Following last week’s confirmation that Facebook had hired a prominent PR firm in a smear campaign against Google, the social networking company has now announced an alignment with Microsoft.
The concept is termed by Bing as “bring(ing) the Friend Effect to search.” The Friend Effect was found in Microsoft research, which, reported by USA Today, has some bearing on the way consumers make decisions. According to Microsoft research, 90% of survey participants indicated that they seek advice from friends and family before making a decision. Additionally, 80% of respondents expressed that they would even delay a decision until they were able to gain approval.
With this information in mind, Microsoft’s Bing and Facebook have teamed up to embed Facebook elements into Bing search results and make online searching more social. Each user will receive personalized results based on who their friends are and what their friends like. As reported by Bloomberg, things like restaurants, brands, and shared links Liked by friends will appear in search results.
TIME also adds that users can now Like things with the click of one button in the optional Bing bar and geo data will share information about where your Facebook friends live. Bloomberg expands upon this geo data, noting that if a user Likes a city on Bing Travel, Bing will make sure to send flight deals to the user’s Facebook feed. For those concerned about privacy, Bloomberg reports that the new features will not display information from friends who have set their Facebook accounts to be private.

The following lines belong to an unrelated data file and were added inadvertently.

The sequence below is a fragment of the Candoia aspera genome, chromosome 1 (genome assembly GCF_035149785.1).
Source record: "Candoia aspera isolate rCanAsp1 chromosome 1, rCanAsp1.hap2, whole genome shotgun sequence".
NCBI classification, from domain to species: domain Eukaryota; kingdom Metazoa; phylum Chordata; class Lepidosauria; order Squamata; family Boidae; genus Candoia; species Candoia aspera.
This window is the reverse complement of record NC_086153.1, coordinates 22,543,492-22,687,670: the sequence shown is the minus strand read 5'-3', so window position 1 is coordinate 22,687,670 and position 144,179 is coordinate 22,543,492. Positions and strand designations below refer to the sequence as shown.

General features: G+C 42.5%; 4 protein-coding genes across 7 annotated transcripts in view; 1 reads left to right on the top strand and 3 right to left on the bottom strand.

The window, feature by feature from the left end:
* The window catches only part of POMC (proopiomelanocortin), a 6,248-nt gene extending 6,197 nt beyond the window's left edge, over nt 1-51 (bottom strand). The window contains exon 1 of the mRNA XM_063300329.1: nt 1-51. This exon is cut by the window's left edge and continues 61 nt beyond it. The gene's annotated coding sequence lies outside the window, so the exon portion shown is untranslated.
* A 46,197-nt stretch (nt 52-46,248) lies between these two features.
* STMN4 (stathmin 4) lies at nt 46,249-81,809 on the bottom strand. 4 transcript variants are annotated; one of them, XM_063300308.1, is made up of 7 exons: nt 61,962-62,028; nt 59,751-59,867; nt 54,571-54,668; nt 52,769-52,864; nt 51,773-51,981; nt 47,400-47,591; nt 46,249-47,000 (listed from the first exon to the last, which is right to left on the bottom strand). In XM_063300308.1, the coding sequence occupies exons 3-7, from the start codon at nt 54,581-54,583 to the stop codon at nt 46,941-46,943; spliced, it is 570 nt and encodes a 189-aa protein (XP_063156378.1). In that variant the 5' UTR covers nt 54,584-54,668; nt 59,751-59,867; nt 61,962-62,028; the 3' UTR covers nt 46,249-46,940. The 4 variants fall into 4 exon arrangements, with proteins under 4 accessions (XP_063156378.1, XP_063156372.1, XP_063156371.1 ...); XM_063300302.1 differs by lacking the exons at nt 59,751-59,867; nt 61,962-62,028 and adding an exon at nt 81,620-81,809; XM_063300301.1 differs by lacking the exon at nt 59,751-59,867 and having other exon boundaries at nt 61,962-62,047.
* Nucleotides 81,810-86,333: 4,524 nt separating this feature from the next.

While Google does not currently have an alliance with Facebook, there has been no word yet whether the relationship between Microsoft and the social networking giant will be exclusive. Although numerous Google social networking endeavors have missed the mark, the company is currently pushing its Social Circles product. This product users Twitter data to provide information based on what their friends have shared.
Despite Google having 65.4% market share according to April’s ComScore, Bing and Yahoo are slowly gaining momentum with 14.1% and 15.9%, respectively. With this new Microsoft-Facebook social search alliance, Google may need to work a little bit harder to keep its place at the top.